C. Asinio C. Antistio consulibus nonus Tiberio annus erat compositae rei publicae, florentis domus (nam Germanici mortem inter prospera ducebat), cum repente turbare fortuna coepit, saevire ipse aut saevientibus vires praebere. initium et causa penes Aelium Seianum , cohortibus praetoriis praefectum, cuius de potentia supra memoravi; nunc originem, mores et quo facinore dominationem raptum ierit, expediam. Genitus Vulsiniis patre Seio Strabone , equite Romano, et prima iuventa Gaium Caesarem, divi Augusti nepotem sectatus, non sine rumore Apicio diviti et prodigo stuprum veno dedisse, mox Tiberium variis artibus devinxit, adeo ut obscurum adversum alios sibi uni incautum intectumque efficeret, non tam sollertia (quippe isdem artibus victus est) quam deum ira in rem Romanam, cuius pari exitio viguit ceciditque. corpus illi laborum tolerans, animus audax; sui obtegens, in alios criminator; iuxta adulatio et superbia; palam compositus pudor, intus summa apiscendi libido, eiusque causa modo largitio et luxus, saepius industria ac vigilantia, haud minus noxiae quotiens parando regno finguntur.
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The year annus when Gaius Asinius and Gaius Antistius were consuls C. Asinio C. Antistio consulibus, the ninth of Tiberius’ reign nonus Tiberio, was erat of an orderly compositae state rei publicae, a flourishing florentis house domus (for nam he considered ducebat the death mortem of Germanicus Germanici among inter fortuitous things prospera), when cum suddenly repente fortune fortuna began coepit to run riot turbare, he himself ipse (began) to rage saevire, and aut to provide praebere strength vires to raging men saevientibus.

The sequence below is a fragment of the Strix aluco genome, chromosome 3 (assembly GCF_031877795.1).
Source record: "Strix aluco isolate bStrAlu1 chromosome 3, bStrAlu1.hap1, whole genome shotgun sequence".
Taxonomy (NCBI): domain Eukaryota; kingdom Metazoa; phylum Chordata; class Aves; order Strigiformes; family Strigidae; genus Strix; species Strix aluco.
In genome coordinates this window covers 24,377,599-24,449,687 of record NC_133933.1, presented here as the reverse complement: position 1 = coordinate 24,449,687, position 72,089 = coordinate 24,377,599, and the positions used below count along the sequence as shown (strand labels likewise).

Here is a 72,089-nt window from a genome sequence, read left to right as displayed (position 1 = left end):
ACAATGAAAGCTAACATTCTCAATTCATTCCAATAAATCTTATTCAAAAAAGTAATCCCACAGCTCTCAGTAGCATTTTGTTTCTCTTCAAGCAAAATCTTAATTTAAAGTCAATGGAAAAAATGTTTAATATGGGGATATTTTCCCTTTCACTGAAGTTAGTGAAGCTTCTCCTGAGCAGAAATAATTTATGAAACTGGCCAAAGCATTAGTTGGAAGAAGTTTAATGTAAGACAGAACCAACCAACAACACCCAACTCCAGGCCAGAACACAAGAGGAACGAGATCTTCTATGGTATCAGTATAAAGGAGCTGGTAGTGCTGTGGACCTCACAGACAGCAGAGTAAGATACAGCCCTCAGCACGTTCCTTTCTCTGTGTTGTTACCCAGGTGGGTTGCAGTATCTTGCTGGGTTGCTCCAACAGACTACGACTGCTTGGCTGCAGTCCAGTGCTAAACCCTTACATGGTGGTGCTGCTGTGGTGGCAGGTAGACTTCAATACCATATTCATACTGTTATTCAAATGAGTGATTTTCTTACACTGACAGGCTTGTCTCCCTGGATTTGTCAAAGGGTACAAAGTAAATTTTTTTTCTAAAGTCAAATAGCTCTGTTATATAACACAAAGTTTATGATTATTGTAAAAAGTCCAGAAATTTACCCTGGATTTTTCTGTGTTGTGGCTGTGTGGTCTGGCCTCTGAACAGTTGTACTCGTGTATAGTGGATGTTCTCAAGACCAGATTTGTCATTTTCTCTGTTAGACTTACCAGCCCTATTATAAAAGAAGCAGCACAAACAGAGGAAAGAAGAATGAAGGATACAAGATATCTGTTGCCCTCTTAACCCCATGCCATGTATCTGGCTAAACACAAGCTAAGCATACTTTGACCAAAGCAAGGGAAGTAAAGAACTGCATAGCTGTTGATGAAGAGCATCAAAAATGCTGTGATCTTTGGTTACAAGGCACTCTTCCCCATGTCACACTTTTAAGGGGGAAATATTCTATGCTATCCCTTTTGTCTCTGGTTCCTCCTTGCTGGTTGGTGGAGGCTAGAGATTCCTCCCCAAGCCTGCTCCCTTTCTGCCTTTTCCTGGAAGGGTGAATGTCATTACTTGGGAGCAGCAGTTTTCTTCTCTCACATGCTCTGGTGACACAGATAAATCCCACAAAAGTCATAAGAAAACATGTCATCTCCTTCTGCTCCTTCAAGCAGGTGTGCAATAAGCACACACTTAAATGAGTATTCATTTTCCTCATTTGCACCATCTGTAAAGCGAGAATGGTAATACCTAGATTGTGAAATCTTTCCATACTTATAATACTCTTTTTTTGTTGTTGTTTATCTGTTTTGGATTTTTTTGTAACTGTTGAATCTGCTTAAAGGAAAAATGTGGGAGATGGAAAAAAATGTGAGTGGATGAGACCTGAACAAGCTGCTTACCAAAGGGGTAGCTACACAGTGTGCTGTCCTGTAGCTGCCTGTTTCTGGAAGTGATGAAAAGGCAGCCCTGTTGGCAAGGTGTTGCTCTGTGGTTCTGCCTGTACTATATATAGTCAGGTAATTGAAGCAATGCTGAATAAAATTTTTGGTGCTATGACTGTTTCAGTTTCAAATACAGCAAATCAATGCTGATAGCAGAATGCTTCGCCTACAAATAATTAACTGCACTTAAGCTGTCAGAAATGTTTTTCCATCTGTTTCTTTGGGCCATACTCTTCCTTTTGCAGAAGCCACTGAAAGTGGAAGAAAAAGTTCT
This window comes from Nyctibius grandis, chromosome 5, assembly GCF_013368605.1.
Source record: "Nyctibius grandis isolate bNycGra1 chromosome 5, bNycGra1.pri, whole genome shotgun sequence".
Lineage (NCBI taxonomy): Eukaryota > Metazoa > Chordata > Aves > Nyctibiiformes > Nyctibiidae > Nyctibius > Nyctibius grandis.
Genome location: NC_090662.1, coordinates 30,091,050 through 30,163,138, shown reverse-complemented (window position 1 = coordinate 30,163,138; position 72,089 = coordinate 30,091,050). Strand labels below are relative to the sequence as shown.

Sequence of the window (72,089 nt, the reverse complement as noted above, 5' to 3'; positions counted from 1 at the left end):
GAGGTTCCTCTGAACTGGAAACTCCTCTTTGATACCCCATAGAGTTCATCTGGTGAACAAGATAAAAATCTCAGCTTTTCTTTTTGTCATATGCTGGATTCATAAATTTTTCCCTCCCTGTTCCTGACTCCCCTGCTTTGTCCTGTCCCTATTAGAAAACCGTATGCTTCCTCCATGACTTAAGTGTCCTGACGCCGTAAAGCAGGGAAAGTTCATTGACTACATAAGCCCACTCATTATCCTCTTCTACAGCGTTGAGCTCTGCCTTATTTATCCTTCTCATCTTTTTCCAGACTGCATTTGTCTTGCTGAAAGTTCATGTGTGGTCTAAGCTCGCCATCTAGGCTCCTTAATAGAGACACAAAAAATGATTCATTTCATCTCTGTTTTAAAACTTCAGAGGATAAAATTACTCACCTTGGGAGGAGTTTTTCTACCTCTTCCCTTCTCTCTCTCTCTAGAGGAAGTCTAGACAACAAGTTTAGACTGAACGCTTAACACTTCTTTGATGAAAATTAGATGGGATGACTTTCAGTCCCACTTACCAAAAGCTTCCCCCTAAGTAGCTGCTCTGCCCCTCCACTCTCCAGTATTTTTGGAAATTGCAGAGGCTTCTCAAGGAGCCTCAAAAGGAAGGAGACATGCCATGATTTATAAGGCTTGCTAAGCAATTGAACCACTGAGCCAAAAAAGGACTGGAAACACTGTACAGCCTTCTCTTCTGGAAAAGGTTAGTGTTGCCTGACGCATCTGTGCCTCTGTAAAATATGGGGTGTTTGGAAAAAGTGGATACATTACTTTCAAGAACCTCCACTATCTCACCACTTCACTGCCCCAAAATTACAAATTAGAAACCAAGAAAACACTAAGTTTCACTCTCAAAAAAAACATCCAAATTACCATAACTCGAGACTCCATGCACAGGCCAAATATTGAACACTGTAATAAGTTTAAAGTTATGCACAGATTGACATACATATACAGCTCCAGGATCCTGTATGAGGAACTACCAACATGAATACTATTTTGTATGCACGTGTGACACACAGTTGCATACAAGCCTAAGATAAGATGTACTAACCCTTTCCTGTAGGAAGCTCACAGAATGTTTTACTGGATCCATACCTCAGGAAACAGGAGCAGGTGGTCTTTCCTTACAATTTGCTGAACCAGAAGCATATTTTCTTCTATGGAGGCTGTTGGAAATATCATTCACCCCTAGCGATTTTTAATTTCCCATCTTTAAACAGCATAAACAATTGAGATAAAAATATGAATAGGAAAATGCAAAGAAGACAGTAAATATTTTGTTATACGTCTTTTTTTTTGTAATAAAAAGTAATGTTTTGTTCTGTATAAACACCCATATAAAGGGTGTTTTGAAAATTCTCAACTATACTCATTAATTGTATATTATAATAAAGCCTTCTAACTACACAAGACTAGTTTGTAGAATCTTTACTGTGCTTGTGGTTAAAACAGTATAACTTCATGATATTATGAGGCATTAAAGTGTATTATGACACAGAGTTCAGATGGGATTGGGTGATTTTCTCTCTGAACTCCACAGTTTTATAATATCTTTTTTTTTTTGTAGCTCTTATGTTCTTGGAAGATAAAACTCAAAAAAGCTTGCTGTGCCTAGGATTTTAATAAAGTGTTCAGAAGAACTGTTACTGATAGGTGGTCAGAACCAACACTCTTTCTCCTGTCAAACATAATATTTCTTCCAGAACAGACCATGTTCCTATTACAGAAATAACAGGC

C. Asinio C. Antistio consulibus – i.e. 23 AD. The method of dating years according to the respective consuls is a tradition born in the days of the Republic, when the consuls held the highest office. It is a tradition that conveys structure, order and nobility. In the principate, the consuls’ power is hugely diminished, except when the emperor holds the position.
nonus Tiberio annus – Tiberius succeeded Augustus in August 14 AD, so the ninth year of his reign actually began several months earlier. However, the juxtaposition of details of a reigning emperor and the consular date is a technique Tacitus likes to use for dramatic effect.
Germanici mortem – Germanicus was the nephew and adoptive son of Tiberius and father of the emperor Caligula. His popularity among the Roman people was remarkable, and his death in 19 AD suspicious. Tacitus implies that he might have been murdered on the orders of Tiberius, a theory not dampened here by his conjecture inter prospera ducebat.
The beginning initium and et the cause causa (was) down to penes Aelius Seianus Aelium Seianum, prefect praefectum of the praetorian praetoriis cohorts cohortibus, about de whose cuius power potentia I mentioned memoravi above supra; now nunc I will set out expediam his lineage originem, his character mores and et by what quo wickedness facinore he came ierit to seize raptum power dominationem. He was born Genitus at Vulsinii Vulsiniis, his father patre Seius Strabo Seio Strabone, a Roman Romano knight equite, and et in his early prima youth iuventa he attached himself sectatus to Gaius Caesar Gaium Caesarem, grandson nepotem of the divine divi Augustus Augusti, not non without sine rumour rumore that he had given dedisse for a price veno depravity stuprum to Apicius Apicio, a rich diviti and et prodigal (man) prodigo;
Aelium Seianum – Lucius Aelius Seianus was put in charge of the emperor’s bodyguard, the Praetorian Guard, in 14 AD, and has been mentioned in the Annals on several occasions before now (cuius de potentia supra memoravi). However, as he is about to take centre stage in the narrative, Tacitus chooses to expand on his character.
quo facinore – i.e. the murder of Drusus
patre Seio Strabone – ablative of origin. Lucius Seius Strabo was prefect of the Praetorian Guard immediately before his son, Sejanus. In 15 AD he was appointed to the governorship of Egypt. These two positions were the highest a Roman from the Equestrian order could hope to achieve in the Roman Empire.
Gaium Caesarem – Gaius Julius Caesar was the oldest son of Marcus Vipsanius Agrippa and Julia the Elder. He was adopted by his grandfather Augustus in 17 BC and made his heir. He died on campaign in Armenia in 4 AD, aged 24. Tacitus suggests his stepmother Livia (Tiberius’ mother) may have had a hand in his murder.